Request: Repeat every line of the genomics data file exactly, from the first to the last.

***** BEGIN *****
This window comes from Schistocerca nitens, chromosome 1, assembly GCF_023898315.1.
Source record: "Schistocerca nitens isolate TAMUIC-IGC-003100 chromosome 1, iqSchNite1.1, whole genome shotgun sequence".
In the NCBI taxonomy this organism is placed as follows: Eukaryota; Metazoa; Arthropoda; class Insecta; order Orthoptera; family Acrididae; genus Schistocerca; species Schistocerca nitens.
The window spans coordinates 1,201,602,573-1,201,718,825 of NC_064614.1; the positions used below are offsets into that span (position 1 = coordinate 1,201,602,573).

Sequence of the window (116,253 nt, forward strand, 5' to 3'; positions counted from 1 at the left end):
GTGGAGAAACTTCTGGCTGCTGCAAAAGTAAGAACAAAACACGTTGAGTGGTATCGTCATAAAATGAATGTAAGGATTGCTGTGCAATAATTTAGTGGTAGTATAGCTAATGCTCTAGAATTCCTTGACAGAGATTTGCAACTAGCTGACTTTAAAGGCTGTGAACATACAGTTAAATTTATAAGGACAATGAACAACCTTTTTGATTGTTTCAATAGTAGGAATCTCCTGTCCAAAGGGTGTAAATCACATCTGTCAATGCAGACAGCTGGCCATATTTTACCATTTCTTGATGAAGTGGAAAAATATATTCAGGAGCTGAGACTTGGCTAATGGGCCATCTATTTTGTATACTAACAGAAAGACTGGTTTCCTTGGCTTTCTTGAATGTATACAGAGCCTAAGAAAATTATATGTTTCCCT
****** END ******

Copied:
This window comes from Schistocerca nitens, chromosome 1, assembly GCF_023898315.1.
Source record: "Schistocerca nitens isolate TAMUIC-IGC-003100 chromosome 1, iqSchNite1.1, whole genome shotgun sequence".
In the NCBI taxonomy this organism is placed as follows: Eukaryota; Metazoa; Arthropoda; class Insecta; order Orthoptera; family Acrididae; genus Schistocerca; species Schistocerca nitens.
The window spans coordinates 1,201,602,573-1,201,718,825 of NC_064614.1; the positions used below are offsets into that span (position 1 = coordinate 1,201,602,573).

Sequence of the window (116,253 nt, forward strand, 5' to 3'; positions counted from 1 at the left end):
GTGGAGAAACTTCTGGCTGCTGCAAAAGTAAGAACAAAACACGTTGAGTGGTATCGTCATAAAATGAATGTAAGGATTGCTGTGCAATAATTTAGTGGTAGTATAGCTAATGCTCTAGAATTCCTTGACAGAGATTTGCAACTAGCTGACTTTAAAGGCTGTGAACATACAGTTAAATTTATAAGGACAATGAACAACCTTTTTGATTGTTTCAATAGTAGGAATCTCCTGTCCAAAGGGTGTAAATCACATCTGTCAATGCAGACAGCTGGCCATATTTTACCATTTCTTGATGAAGTGGAAAAATATATTCAGGAGCTGAGACTTGGCTAATGGGCCATCTATTTTGTATACTAACAGAAAGACTGGTTTCCTTGGCTTTCTTGAATGTATACAGAGCCTAAGAAAATTATATGTTTCCCT